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Transaid continues to aid throughout pandemic

Transaid update - Emmanuel Kwenda with bicycle ambulance.jpg
Logistics charity, Transaid, provides SHD with an update on its programmes in sub-Saharan Africa.

The past year has seen the transport and logistics industry rise to the unprecedented challenges of the pandemic. As an organisation backed by the UK transport and logistics industry and working to solve transport challenges in Africa, Transaid has also adapted its programmes to tackle COVID-19. In 2021, Transaid has continued to make progress in its aims to make roads safer and improve access to healthcare in sub-Saharan Africa, with the help of its UK corporate supporters.

Tackling malaria and COVID-19 in Zambia

In Zambia, Transaid is currently working on the MAMaZ Against Malaria (MAM) programme, which is in its third phase. MAM’s innovative, community-led response tackles severe malaria in rural communities by increasing awareness of the disease through the work of community health volunteers (CHVs), as well as improving access to health facilities through the use of bicycle ambulances.

Having first recorded a staggering 96% reduction in child mortality from severe malaria in its pilot phase, MAM is currently being scaled up to reach more than one million people in Zambia. In 2020, the MAM team also integrated a COVID-19 response into their activities, to sensitise communities about how to stay safe during the pandemic.

Bicycle ambulance riders are central to the success of the programme, volunteering to serve their communities by transporting suspected severe malaria cases to health facilities. Since many of the families in communities served by MAM live prohibitively far from health services, with no means of transportation besides walking, a bicycle ambulance can make all the difference in reducing the delay in receiving medical treatment.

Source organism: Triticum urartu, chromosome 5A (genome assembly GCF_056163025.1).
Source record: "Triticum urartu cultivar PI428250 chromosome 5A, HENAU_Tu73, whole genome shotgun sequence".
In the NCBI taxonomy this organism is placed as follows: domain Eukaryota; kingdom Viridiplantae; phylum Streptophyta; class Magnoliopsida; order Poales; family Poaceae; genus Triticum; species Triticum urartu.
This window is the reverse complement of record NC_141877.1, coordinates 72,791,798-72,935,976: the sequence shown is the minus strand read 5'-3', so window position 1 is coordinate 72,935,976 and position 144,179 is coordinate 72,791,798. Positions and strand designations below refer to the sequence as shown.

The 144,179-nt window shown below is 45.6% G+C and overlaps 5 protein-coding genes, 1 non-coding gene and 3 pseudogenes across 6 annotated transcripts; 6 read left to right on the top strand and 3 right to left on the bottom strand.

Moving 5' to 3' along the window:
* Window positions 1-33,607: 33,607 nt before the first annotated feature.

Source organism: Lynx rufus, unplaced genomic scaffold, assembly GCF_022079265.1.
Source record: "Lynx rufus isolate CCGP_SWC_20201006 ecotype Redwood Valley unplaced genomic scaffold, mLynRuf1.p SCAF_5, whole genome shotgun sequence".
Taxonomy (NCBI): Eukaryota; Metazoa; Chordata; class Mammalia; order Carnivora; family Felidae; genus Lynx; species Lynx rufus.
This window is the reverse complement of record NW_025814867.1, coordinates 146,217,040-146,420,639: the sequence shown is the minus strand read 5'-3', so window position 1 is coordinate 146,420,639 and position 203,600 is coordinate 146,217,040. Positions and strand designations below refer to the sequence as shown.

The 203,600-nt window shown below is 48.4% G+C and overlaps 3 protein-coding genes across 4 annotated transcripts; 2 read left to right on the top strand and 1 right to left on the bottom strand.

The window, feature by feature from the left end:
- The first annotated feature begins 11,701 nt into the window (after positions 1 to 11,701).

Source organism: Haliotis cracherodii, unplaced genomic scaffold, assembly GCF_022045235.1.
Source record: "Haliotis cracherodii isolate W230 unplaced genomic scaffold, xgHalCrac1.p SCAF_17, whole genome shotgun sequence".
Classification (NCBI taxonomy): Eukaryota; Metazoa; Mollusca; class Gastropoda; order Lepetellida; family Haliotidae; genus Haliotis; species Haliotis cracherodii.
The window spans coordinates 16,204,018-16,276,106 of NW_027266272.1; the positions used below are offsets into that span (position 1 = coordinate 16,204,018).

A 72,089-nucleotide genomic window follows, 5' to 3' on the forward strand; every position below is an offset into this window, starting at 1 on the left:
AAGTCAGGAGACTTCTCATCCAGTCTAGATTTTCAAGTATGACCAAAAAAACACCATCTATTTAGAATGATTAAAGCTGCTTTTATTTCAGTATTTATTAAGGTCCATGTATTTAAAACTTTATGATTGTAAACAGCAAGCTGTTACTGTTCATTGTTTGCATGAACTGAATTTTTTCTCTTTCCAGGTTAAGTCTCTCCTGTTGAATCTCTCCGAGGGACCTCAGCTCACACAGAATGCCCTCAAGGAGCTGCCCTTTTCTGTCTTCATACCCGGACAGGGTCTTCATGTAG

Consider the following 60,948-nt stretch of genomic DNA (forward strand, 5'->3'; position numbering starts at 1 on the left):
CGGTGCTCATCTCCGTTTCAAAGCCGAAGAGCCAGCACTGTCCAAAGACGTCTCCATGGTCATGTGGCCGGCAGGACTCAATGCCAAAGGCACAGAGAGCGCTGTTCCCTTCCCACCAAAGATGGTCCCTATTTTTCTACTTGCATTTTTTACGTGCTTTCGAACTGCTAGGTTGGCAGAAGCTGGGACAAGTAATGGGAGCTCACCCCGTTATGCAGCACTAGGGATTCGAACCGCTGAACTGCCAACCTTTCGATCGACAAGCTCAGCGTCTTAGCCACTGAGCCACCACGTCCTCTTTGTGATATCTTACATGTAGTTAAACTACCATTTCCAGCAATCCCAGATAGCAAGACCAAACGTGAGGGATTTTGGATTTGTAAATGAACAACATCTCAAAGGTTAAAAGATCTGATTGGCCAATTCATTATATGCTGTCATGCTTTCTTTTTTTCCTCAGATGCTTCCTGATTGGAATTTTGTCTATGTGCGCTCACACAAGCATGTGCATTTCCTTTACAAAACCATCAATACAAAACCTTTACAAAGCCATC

Emmanuel Kwenda, from Kawaka community, is one of MAM’s newest bicycle ambulance riders, who was recently trained as part of the third phase of the programme. “Transport and healthcare, they should move together,” he explained. “When you are not using transport, it means you are causing deaths, because people come to the clinic very late. But when you are using fast transport, people can be helped”.

In April, Emmanuel attended training in Mbande, where he learnt to spot the danger signs of severe malaria, and received training on how to prevent the spread of COVID-19. As one of two bicycle ambulance riders for Kawaka, he feels “proud” to play a key role in keeping his community healthy. “We have learnt a lot,” he said, reflecting on his training, “and we are going to teach the community”.

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Expanding driver training in Ghana

Even as lockdowns required people to stay at home, transport and logistics workers around the world have continued to keep vital goods moving. Therefore, the need for professional driver training is as great as it’s ever been.

2021 saw Transaid expand their driver training work into Ghana, as part of their aims to make roads safer in sub-Saharan Africa. According to the World Health Organisation, an estimated 7,000 people lost their lives on Ghana’s roads in 2016. This new project aims to improve road safety in the region by raising training standards and expanding training capacity for heavy goods vehicle (HGV) drivers.

One of the key objectives of the programme is to develop an enhanced driver training curriculum specific to HGV drivers, and push for its adoption at a national level by the Ghanaian government – to ensure consistency of training standards across the country with the aim of saving lives.

Through its ‘Train the Trainer’ model, Transaid is building local skills to ensure sustainable and lasting change. The provision of quality professional driver training will be expanded to increase access and ensure that drivers are trained to the highest standards – in turn, improving their access to future jobs and helping to drive economic growth.

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